Submitted to: Endocrine Society Meeting
Publication Type: Abstract only
Publication Acceptance Date: 3/1/2006
Publication Date: 5/1/2006
Citation: Hadsell, D.L., Lawrence, N.A., George, J., Torres, D.T., Lee, A.V. 2006. Decreased lactation capacity and altered milk composition in IRS-1 knockout mice is associated with decreased insulin-dependent phosphorylation of Akt [abstract]. Endocrine Society Meeting. Available: http://www.abstracts2view.com/endo/view.php?nu=ENDO06L_P1-435. Interpretive Summary:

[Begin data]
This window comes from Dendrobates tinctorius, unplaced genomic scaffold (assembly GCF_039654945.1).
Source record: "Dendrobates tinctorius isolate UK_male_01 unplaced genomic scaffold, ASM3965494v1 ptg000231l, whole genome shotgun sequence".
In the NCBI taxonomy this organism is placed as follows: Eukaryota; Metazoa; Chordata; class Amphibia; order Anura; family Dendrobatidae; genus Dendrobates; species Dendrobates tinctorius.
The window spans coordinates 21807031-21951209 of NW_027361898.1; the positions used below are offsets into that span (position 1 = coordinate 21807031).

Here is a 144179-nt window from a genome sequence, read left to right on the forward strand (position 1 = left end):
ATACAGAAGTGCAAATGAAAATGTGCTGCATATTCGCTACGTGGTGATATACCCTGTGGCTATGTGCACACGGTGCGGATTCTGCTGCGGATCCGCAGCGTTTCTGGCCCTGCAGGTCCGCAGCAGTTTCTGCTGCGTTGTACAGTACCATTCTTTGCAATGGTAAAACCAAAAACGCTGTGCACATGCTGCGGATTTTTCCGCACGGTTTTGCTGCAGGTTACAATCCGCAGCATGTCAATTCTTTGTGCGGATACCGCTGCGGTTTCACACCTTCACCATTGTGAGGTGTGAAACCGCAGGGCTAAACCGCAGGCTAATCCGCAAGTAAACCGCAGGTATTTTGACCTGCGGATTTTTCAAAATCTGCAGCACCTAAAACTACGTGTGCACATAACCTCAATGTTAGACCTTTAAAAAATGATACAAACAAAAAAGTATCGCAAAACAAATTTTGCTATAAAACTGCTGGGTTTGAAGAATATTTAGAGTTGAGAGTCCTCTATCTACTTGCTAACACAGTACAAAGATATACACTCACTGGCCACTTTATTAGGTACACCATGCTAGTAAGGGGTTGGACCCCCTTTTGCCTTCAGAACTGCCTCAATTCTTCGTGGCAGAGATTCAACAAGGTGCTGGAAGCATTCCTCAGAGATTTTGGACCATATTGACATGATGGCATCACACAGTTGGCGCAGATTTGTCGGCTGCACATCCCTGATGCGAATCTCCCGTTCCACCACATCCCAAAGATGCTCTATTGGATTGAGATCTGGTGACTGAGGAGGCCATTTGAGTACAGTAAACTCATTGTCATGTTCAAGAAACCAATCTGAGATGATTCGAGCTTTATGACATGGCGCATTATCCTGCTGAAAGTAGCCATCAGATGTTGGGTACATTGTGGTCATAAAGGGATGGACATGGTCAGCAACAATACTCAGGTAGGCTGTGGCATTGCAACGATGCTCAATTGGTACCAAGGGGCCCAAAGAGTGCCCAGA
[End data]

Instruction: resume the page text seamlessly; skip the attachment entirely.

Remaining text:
Technical Abstract: Expression of insulin receptor substrates (IRS) 1 and 2 within the mammary gland is both developmentally and hormonally regulated. These proteins were found to be high in mouse mammary tissue at mid-lactation and dramatically decreased with mammary involution. This observation supports the hypothesis that these proteins are induced in the mammary gland with lactogenesis and necessary for normal milk synthesis. To test this hypothesis, expression levels of IRS-1 and 2 were measured in detail during the secretory activation phase of lactogenesis and lactation capacity, along with indices of mammary secretory cell glucose metabolism and cell signaling were compared in normal mice and mice carrying targeted mutations in either IRS-1 or 2. Mammary IRS1 and 2 levels were increased within 1 day of parturition and reached maximal levels by 5 days postpartum. Dams carrying germline mutations of IRS-1, but not IRS-2, displayed reduced lactation capacity (P<0.05). This reduction was associated with decreased mammary gland weight and overall body weight (P<0.05). Milk lactose and water content were modestly decreased in IRS-1 knockout dams (P<0.05). The loss of IRS-1 had little impact on mammary gland expression of milk protein mRNAs, glucose transport, or on the abundance and subcellular localization of Hexokinase II. Loss of IRS-1 did however cause a reduction in insulin-dependent mammary-gland-specific activation of Akt phosphorylation. Interestingly a reduction of insulin-stimulated Akt phosphorylation was noted despite an apparent compensatory increase in insulin-stimulated tyrosine phosphorylation of IRS-2 in the mammary gland. These results support the conclusion that IRS-1 is important to insulin-dependent activation of Akt signaling within the lactating mammary gland, but that loss of this protein has only a modest impact on normal milk synthesis since related signaling proteins such as IRS-2 may act in compensatory fashion.